Getting a proper diagnosis sometimes means you will need to be careful when and where you have your bloodwork done, and ask about whether the sample will be properly refrigerated and stored before it's sent to the lab for analysis. Given the significant questions about the TSH reliability overall, you may also need to see a physician who does not base his or her entire diagnosis on this test alone.

Overreliance on the TSH Test, and Failure to Test Free T4/Free T3

Another challenge for patients who have a TSH that is normal -- even if by the new standards -- is that a normal TSH may not reflect what is actually going on in terms of the actual circulating levels of thyroid hormone in the body. To measure the thyroid hormone, the Free T4 and Free T3 tests are performed. (Note: the Total T4 and Total T3 are considered less useful by many practitioners, because they include bound levels of thyroid hormone that is not usable by the body, while the Free levels do not.)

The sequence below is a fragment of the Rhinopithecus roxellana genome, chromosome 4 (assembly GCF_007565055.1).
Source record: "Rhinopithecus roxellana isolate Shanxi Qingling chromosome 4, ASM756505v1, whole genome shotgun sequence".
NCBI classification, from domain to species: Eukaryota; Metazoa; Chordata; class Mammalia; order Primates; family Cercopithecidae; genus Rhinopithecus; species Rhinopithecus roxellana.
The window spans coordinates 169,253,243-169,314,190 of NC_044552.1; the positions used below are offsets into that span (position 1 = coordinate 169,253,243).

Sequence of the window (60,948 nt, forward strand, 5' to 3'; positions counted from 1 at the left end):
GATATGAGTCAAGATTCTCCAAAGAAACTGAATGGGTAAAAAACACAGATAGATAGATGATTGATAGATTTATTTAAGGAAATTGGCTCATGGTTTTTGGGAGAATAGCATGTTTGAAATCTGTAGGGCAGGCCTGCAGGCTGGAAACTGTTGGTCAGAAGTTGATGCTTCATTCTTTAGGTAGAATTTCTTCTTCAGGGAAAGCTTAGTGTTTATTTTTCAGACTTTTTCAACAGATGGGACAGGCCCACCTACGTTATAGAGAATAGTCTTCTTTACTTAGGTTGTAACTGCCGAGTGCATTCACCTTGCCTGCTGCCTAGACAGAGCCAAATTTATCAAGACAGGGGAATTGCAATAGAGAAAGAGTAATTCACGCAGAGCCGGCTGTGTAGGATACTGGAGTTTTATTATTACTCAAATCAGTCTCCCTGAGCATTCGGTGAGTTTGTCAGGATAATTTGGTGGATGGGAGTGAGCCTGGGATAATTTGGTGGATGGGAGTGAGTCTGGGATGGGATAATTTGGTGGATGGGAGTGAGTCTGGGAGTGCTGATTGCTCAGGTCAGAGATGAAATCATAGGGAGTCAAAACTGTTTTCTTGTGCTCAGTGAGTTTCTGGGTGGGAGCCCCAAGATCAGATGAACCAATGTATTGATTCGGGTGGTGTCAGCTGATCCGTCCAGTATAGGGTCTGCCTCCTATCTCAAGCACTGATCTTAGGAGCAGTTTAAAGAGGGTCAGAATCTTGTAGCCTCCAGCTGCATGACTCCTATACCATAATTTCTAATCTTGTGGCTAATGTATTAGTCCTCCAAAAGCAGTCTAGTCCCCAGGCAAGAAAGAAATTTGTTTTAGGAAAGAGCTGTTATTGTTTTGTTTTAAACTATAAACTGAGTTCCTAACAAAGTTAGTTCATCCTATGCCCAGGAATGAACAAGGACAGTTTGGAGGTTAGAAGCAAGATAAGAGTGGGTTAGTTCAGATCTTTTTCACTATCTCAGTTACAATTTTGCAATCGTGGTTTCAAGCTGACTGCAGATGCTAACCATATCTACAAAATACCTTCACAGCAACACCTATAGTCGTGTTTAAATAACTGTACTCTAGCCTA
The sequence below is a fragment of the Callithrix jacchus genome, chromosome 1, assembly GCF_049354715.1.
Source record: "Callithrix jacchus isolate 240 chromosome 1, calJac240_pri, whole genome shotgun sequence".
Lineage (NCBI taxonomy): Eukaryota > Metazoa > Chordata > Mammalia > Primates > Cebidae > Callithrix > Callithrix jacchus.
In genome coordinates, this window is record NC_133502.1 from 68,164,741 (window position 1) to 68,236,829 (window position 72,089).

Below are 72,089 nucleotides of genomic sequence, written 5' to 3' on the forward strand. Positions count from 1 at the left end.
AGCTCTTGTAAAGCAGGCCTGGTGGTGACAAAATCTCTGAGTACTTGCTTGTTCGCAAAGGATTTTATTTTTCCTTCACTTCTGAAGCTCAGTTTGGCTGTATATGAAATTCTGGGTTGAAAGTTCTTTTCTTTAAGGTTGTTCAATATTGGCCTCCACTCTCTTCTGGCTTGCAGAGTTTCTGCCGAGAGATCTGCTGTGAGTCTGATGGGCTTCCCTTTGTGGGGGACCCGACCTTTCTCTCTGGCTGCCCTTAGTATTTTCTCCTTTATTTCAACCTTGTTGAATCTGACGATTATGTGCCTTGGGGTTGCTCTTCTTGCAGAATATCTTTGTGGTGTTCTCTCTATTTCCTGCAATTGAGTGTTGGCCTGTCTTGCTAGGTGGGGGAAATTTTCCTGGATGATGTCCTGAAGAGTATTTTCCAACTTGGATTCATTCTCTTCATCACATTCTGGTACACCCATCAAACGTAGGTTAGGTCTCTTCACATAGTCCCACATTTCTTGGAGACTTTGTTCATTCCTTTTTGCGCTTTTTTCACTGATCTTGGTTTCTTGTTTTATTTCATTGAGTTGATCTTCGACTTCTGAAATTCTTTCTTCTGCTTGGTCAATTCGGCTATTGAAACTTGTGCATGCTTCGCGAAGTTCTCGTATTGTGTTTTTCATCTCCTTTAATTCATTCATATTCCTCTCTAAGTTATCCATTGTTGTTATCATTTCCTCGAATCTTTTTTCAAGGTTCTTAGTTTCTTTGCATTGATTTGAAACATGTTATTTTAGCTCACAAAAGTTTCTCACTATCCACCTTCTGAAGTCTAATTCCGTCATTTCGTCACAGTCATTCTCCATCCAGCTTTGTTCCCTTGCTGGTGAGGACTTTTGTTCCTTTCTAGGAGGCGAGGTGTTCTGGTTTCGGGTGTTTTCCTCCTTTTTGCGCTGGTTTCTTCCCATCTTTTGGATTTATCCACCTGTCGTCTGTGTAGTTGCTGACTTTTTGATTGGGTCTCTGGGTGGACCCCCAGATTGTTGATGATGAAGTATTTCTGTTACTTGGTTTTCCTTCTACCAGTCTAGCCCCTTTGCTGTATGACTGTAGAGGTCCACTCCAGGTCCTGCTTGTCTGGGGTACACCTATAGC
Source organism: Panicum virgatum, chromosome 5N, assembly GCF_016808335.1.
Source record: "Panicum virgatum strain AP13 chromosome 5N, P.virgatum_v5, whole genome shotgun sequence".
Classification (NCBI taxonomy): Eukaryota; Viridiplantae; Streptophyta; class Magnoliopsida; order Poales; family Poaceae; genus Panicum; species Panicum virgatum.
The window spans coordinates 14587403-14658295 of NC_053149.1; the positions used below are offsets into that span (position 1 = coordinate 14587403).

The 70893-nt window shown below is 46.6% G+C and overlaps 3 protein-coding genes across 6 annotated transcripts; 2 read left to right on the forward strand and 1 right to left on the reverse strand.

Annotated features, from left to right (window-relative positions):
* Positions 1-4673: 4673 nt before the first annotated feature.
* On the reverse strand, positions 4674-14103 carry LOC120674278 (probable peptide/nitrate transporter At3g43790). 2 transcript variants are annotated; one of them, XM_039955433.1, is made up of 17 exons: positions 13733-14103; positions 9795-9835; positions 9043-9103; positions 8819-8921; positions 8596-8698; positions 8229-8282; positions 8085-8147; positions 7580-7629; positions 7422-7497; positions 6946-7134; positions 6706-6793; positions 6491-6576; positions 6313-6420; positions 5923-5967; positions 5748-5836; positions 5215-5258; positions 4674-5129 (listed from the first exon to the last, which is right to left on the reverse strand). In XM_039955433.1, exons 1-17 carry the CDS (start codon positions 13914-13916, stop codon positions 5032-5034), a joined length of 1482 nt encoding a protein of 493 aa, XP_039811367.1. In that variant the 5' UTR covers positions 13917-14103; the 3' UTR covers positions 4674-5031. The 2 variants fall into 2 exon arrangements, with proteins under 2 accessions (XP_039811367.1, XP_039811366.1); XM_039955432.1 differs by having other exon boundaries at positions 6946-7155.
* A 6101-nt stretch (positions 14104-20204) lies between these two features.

Many practitioners and patients feel that the thyroid treatment is optimized when TSH is within the reference range, but Free T4 and Free T3 are at the middle of the normal range or higher. Some practitioners feel it is especially important that the Free T3, in particular, be in the upper end of the normal range, for patients to feel well.

In some cases, patients have even been able to make a case to a physician for thyroid treatment, even with a so-called normal TSH, when Free T4 and Free T3 levels were on the low end of normal, or below normal.

What this means is that if you have a "normal," TSH, but your Free T4 and/or Free T3 are in the lower half of the normal range, you may want to discuss treatment to help resolve this imbalance.